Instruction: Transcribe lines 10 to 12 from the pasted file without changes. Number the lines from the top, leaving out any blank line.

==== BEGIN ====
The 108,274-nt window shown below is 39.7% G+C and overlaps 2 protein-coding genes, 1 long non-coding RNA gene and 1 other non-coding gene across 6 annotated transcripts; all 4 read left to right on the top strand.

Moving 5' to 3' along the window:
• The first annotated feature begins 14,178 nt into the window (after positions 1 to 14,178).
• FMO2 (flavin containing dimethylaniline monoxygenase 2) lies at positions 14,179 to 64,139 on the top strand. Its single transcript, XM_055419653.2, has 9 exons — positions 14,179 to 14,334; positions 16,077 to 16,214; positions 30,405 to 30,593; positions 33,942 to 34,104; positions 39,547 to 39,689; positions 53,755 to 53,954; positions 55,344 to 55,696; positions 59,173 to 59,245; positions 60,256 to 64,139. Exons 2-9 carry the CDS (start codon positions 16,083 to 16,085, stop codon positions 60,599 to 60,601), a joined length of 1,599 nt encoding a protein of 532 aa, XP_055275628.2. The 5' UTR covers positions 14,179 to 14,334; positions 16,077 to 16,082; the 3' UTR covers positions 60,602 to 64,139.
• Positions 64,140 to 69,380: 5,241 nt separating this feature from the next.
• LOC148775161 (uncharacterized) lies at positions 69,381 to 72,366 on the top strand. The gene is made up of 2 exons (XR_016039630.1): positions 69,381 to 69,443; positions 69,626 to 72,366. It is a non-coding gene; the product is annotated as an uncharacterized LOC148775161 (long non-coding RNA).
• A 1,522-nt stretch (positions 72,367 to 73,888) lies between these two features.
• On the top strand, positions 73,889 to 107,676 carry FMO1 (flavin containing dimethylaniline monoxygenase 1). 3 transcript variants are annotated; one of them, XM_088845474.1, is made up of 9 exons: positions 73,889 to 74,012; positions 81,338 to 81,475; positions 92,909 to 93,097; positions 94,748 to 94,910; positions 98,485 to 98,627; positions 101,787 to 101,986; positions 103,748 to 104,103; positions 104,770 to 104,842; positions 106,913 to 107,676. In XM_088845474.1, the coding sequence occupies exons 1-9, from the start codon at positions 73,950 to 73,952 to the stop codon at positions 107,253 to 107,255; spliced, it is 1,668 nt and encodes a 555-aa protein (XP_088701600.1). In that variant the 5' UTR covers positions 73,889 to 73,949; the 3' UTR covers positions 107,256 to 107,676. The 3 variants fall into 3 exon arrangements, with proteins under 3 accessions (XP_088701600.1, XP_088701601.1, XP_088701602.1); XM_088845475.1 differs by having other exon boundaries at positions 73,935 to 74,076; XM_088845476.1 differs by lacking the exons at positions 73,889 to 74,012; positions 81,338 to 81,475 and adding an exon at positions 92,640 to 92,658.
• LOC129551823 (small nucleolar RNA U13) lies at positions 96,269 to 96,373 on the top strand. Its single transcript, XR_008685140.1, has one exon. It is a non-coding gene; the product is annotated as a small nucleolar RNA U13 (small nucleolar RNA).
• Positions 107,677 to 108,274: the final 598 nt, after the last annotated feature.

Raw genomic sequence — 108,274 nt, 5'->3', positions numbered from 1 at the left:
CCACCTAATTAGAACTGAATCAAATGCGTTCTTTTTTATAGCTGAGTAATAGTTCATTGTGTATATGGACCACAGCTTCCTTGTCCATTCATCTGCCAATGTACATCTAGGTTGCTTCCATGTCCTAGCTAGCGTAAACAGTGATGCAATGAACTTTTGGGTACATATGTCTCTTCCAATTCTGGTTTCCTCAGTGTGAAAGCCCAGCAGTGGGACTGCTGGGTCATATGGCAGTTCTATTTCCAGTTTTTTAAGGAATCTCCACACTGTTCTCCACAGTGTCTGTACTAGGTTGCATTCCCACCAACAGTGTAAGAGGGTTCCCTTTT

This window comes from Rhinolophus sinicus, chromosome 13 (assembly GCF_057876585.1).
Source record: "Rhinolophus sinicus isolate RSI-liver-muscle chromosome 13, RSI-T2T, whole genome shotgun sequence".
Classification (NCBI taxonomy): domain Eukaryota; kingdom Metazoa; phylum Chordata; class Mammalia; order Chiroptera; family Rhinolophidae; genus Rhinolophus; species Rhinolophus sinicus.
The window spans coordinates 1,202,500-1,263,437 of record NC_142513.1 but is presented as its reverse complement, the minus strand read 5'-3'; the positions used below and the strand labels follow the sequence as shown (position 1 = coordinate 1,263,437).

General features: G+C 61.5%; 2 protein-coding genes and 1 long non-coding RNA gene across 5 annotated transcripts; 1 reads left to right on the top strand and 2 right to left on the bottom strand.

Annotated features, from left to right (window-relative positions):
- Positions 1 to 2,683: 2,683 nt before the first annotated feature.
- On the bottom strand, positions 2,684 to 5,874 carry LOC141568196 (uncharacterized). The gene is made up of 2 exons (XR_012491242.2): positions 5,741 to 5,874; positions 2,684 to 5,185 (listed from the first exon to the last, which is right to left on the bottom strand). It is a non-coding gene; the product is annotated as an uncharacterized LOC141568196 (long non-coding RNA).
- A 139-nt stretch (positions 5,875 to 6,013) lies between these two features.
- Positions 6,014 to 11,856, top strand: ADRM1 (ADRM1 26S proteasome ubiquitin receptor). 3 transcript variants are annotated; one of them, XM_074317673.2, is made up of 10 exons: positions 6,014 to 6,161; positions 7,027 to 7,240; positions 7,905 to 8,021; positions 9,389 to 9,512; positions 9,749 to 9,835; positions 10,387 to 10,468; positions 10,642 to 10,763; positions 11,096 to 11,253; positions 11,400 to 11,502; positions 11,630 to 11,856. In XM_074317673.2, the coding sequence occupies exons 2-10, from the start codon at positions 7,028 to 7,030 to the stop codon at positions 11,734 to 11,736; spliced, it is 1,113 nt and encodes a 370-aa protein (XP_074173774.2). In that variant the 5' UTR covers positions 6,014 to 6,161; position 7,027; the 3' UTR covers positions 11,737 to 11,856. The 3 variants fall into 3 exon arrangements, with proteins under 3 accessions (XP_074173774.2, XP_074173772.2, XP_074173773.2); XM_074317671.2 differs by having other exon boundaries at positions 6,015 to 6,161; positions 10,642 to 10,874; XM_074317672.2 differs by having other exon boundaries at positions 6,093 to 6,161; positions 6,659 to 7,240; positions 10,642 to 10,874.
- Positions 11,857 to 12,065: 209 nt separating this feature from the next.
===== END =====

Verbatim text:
• Positions 107,677 to 108,274: the final 598 nt, after the last annotated feature.

Raw genomic sequence — 108,274 nt, 5'->3', positions numbered from 1 at the left:
CCACCTAATTAGAACTGAATCAAATGCGTTCTTTTTTATAGCTGAGTAATAGTTCATTGTGTATATGGACCACAGCTTCCTTGTCCATTCATCTGCCAATGTACATCTAGGTTGCTTCCATGTCCTAGCTAGCGTAAACAGTGATGCAATGAACTTTTGGGTACATATGTCTCTTCCAATTCTGGTTTCCTCAGTGTGAAAGCCCAGCAGTGGGACTGCTGGGTCATATGGCAGTTCTATTTCCAGTTTTTTAAGGAATCTCCACACTGTTCTCCACAGTGTCTGTACTAGGTTGCATTCCCACCAACAGTGTAAGAGGGTTCCCTTTT